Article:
Books Every Architect Should Read: Kent Kleinman’s Book List

By Steve Kroeter August 28, 2012
Kent Kleinman

Dean and architect Kent Kleinman: Cornell University, College of Architecture, Art, and Planning (Ithaca, New York)

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In time for a new academic year for design and architecture schools, our newest “dean’s list” of books comes from Kent Kleinman, the Gale and Ira Drukier Dean of Cornell University’s College of Architecture, Art, and Planning. Although he enjoys “access to one of the finest collections of art and architecture books in the country at Cornell University. . . there are books with which one forges a special bond, books that are not necessarily greatest hits but ones that become intellectual companions,” Kleinman says in the introduction to his book list for Designers & Books. These are “books I admire greatly, durable accomplishments in and around the subject of architecture, books that have informed my thinking and to which I return often.” He considers each book “in its specificity—its binding, font, layout, and weight, the post-its and marginalia—as a gift of thought and a form of physical connection to the author.”

Kent Kleinman and Leslie Van Duzer, Mies van der Rohe: The Krefeld Villas, 2005 (Princeton Architectural Press)

Among the titles that make the list are John Hejduk’s Education of an Architect: A Point of View, which Kleinman calls “an extraordinary publication . . a manifesto, a declaration of intent, a collective effort by faculty and students forged into a powerful vision of an architectural pedagogy, a landmark, and a beautifully crafted book.” He cites Spiro Kostof’s A History of Architecture: Settings and Rituals for its “special qualities that at the time [1985] were groundbreaking,” including Kostof’s insistence on showing a building’s context. “Architecture, in the end,” Kostof writes in this book, “is nothing less than the gift of making places for some human purpose.”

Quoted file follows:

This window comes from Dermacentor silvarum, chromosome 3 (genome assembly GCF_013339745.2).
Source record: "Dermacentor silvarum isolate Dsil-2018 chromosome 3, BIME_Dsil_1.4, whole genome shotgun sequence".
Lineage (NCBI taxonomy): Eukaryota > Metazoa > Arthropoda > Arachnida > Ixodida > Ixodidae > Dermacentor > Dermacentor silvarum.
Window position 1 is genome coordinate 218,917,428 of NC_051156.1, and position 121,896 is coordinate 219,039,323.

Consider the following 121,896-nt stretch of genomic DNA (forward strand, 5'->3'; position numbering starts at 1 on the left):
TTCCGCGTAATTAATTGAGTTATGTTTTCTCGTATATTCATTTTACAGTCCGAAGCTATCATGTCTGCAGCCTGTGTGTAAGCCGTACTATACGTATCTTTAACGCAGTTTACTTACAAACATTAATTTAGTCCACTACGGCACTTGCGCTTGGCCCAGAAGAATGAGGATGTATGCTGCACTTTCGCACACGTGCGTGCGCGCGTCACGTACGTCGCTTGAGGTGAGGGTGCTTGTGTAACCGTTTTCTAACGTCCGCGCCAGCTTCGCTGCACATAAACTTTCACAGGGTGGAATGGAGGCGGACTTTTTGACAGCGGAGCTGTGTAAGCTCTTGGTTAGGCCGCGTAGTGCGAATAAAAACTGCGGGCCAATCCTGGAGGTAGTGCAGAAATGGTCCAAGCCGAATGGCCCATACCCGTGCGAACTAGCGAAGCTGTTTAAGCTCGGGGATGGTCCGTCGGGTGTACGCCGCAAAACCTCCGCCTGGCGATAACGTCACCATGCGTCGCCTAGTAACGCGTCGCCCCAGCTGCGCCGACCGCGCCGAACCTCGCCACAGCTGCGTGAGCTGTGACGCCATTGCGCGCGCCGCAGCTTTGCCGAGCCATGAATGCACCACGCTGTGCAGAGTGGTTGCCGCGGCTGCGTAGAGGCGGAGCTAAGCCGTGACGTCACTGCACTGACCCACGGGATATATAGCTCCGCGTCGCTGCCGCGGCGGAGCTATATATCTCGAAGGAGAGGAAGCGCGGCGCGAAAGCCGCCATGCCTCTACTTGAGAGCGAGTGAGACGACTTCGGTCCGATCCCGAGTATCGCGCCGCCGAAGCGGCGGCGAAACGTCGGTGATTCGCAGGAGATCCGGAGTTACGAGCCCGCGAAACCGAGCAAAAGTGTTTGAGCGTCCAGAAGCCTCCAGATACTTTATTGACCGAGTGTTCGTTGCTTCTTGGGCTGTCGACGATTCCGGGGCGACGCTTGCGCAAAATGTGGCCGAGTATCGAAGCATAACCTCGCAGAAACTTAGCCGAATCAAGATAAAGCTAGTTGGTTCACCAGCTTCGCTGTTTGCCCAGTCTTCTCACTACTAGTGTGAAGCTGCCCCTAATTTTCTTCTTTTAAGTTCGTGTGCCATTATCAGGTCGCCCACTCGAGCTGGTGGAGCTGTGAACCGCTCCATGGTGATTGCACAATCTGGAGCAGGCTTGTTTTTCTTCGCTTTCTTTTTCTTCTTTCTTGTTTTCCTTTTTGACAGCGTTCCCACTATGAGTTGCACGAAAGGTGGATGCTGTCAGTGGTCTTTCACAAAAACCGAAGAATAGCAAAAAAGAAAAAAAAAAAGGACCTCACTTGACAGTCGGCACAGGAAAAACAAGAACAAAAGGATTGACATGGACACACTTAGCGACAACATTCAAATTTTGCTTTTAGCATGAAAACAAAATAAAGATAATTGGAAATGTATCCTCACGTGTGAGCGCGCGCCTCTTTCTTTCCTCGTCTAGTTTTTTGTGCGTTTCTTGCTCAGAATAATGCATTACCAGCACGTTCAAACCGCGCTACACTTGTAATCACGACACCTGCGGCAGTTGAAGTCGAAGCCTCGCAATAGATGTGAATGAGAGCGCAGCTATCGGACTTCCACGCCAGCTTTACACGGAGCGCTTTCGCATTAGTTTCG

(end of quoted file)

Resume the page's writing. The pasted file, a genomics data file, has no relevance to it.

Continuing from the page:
Kleinman challenges would-be readers of Clifford Geerz’s witty study The Interpretation of Culture to “read the first chapter called ‘Thick Description,’ and see if you ever experience a wink as you once did….” He also advises members of the architectural profession to translate the entirety of Adolf Loos’s essays, collected in Trotzdem (“Nevertheless”), which is on Kleinman’s book list: “As a discipline, we should get organized and get the entire opus translated and published.”

Kent Kleinman, Joanna Merwood-Salisbury, and Lois Weinthal. eds., After Taste: Expanded Practice in Interior Design, 2011 (Princeton Architectural Press)

And about Walter Pichler: Drawings, Sculpture, Buildings, which features the work of the visionary Austrian architect and artist who became known in the early 1960s and passed away this July. Kleinman states: “Anyone not familiar with his major projects should get this book. The inventiveness produced by self-imposed constraints of site, materials, and processes is astonishing. It is a great loss that Walter passed away recently.”

A scholar of 20th-century European modernism, Kleinman is the author or editor of five books, including analyses of the work of Mies van der Rohe and Adolf Loos, and most recently After Taste: Expanded Practice in Interior Design (2011, Princeton Architectural Press), which explores the role of taste in the evolution of interior design as a discipline from the 18th to the 20th century.

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